In the early days of her marriage, Daood informed Latifa that Bahá’u’lláh desired that the friends would chant Bahá’í prayers in the same musical modes that are used for the chanting of the Qu’rán. Latifa took this advice to heart. She arranged for a blind mullah, who was appointed to chant the Qu’rán in various mosques in Baghdad, to teach her. From this man, Latifa learned to chant professionally. The Muslim cleric visited Latifa at home, an action that raised eyebrows and questions in the Jewish neighbourhood, where Muslims, especially clerics, were decidedly not welcome. In the appropriate musical style, the mullah taught her to chant most of the chapters of the Qu’rán. So soon after becoming a Bahá’í, Latifa was already breaking down the barriers of religious prejudice.
On a family visit to Turkey, while she was expecting her third son, Jalal, the Toegs visited the famous Blue Mosque in Istanbul, built by Sultan Ahmet I in the early 17th century, so-called because of its gorgeous interior blue tiles. When those in charge of the mosque learned from Daood of her talent of chanting in Arabic, they pleaded with her to chant the Qur’án from the minaret. After some convincing — for this was an unusual request–she graciously accepted. Latifa’s chanting was enthusiastically received and some of the visitors to the mosque were moved to tears. How extraordinary, if not quasi-miraculous, was this chanting of the verses of the Qur’án from the minaret of the famous Blue Mosque by an unknown Bahá’í woman who was considered to be a heretic by orthodox Muslims.
During her lifetime, she was often requested to chant Arabic Bahá’í prayers at meetings large and small: firesides, conventions and conferences. Anyone who ever heard Latifa chant, especially when she was still in good health, can testify that her chanting brought the friends into the divine presence. A particularly memorable moment took place during the International Symposium on the Bahá’í Faith and Islam in March, 1984 at McGill University in Montreal, a symposium sponsored by the Canadian Association for Bahá’í Studies. To close the conference, her male counterpart, a Muslim, chanted the Qur’án, while Latifa followed by chanting the prayers of Bahá’u’lláh. It was an unforgettable experience for all those who were privileged to attend, one that I personally will never forget.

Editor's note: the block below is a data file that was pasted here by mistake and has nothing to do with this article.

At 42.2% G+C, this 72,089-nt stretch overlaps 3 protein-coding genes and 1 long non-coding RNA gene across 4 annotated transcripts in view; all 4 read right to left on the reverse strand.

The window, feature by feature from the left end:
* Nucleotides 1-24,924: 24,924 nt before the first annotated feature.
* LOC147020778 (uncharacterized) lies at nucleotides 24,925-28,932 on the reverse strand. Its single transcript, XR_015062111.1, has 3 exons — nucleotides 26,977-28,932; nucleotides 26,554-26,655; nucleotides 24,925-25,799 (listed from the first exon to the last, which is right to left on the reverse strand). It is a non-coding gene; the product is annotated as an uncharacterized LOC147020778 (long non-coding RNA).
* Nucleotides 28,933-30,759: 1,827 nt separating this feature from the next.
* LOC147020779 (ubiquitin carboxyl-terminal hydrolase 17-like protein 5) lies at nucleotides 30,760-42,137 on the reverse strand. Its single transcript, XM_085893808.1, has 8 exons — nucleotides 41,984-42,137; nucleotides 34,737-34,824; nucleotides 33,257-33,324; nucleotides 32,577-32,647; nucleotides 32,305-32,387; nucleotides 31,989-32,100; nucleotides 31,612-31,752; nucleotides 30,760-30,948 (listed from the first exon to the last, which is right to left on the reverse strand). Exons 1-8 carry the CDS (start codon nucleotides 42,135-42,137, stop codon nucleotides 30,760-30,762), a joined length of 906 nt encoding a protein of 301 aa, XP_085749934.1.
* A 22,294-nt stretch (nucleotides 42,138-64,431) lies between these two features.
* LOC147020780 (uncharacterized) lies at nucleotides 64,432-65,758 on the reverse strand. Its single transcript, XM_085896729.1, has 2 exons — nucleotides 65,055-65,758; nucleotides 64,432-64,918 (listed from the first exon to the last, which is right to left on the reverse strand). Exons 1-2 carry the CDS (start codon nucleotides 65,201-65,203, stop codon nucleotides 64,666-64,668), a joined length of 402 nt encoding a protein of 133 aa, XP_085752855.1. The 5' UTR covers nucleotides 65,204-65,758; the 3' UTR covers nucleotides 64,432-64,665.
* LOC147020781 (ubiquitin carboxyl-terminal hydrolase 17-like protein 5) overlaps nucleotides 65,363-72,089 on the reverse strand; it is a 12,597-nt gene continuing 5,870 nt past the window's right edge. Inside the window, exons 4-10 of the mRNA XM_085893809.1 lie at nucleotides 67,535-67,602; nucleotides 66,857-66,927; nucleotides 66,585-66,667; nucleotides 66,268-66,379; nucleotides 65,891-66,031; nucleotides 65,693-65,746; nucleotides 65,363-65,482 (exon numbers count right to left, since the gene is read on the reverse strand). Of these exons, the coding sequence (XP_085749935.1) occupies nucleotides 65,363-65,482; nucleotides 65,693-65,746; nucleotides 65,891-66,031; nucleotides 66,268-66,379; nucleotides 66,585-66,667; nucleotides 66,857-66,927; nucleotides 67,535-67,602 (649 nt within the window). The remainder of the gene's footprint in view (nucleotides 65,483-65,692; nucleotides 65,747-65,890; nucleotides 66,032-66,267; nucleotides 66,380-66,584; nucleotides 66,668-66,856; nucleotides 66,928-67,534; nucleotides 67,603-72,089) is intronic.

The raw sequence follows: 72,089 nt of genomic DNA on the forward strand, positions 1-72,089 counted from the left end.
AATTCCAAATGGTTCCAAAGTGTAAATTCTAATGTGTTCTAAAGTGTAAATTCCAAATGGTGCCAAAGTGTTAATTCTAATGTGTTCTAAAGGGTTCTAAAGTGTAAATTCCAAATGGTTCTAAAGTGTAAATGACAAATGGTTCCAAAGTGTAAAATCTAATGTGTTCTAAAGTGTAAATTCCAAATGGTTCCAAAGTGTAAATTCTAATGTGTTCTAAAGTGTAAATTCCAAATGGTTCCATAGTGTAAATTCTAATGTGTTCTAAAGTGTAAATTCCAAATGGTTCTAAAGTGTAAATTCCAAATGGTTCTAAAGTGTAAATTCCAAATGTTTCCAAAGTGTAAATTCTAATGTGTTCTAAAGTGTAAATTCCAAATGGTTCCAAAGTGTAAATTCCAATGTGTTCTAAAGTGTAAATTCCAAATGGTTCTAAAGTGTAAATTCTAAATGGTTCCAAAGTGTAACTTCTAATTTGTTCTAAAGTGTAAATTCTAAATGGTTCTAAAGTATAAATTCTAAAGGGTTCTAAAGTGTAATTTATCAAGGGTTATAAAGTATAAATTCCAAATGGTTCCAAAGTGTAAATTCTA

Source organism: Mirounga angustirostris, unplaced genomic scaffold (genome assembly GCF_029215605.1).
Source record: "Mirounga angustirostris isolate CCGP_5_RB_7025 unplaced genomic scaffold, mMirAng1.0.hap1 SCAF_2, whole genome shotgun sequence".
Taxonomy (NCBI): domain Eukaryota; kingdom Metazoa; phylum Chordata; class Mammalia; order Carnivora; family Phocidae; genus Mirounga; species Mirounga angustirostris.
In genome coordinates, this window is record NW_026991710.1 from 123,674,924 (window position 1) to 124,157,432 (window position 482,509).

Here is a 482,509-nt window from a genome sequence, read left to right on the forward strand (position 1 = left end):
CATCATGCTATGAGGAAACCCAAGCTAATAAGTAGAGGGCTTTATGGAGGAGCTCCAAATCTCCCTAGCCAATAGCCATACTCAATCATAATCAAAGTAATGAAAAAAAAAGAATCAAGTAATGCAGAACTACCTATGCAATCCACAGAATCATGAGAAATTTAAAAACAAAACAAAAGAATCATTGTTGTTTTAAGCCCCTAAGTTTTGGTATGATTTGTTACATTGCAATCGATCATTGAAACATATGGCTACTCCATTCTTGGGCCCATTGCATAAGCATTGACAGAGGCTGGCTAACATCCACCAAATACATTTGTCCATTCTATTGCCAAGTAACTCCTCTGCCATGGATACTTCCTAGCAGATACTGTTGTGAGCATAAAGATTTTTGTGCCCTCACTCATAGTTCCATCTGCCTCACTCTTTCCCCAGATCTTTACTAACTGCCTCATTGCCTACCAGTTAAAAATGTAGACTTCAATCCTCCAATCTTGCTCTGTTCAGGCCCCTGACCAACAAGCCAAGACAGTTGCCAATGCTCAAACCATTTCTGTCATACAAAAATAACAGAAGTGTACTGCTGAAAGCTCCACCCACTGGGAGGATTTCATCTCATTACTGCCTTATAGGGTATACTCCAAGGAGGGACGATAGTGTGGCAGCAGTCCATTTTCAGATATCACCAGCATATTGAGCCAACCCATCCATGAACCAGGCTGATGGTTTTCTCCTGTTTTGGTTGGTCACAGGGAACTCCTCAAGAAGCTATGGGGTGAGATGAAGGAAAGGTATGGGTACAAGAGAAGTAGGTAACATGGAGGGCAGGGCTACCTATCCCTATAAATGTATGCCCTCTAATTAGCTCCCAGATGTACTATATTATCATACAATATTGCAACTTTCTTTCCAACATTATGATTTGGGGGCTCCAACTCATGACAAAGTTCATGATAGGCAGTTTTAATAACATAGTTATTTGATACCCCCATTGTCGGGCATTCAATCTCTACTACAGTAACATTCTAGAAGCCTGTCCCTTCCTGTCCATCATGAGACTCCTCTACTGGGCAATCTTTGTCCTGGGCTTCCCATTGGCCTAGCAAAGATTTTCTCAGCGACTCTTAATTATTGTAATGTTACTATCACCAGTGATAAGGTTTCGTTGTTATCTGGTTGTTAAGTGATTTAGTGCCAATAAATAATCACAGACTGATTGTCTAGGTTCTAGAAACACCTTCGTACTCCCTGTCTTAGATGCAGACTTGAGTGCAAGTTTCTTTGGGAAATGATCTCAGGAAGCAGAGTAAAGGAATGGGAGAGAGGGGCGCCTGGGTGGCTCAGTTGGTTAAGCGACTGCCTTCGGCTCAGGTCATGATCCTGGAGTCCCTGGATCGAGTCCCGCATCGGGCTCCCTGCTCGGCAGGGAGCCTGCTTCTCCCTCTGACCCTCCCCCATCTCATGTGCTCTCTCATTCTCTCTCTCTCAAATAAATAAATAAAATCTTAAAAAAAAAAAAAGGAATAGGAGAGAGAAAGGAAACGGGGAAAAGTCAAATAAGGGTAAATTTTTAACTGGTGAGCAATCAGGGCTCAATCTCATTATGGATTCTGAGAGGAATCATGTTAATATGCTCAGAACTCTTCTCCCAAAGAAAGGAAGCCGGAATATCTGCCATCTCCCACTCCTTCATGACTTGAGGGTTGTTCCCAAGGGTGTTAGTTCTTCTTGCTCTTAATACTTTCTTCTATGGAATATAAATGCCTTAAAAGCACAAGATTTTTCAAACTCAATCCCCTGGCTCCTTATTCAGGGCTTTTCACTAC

During the Ten Year Plan (1953-1963), launched by the beloved Guardian, Latifa encouraged the family to pioneer to Kirkuk, capital of the province of Kurdistan in North-Eastern Iraq where they spent seven years (1956-1963). With the passing years, and the change of circumstances, the National Spiritual Assembly of the Bahá’ís of Iraq felt that the Bahá’í community in Baghdad needed the support and encouragement of the Toegs; it requested the return of the family of five to the capital.
During her years of service to the Faith in Iraq, Latifa attended with her husband several international conferences in the 1950’s including those of New Delhi, India, Stockholm, Sweden, Kampala, Uganda and Wilmette, Illinois in 1958. During the same year, she traveled with her husband on a world, travel-teaching tour for an entire year. It was one of the highlights of their married life as Bahá’í travel-teachers.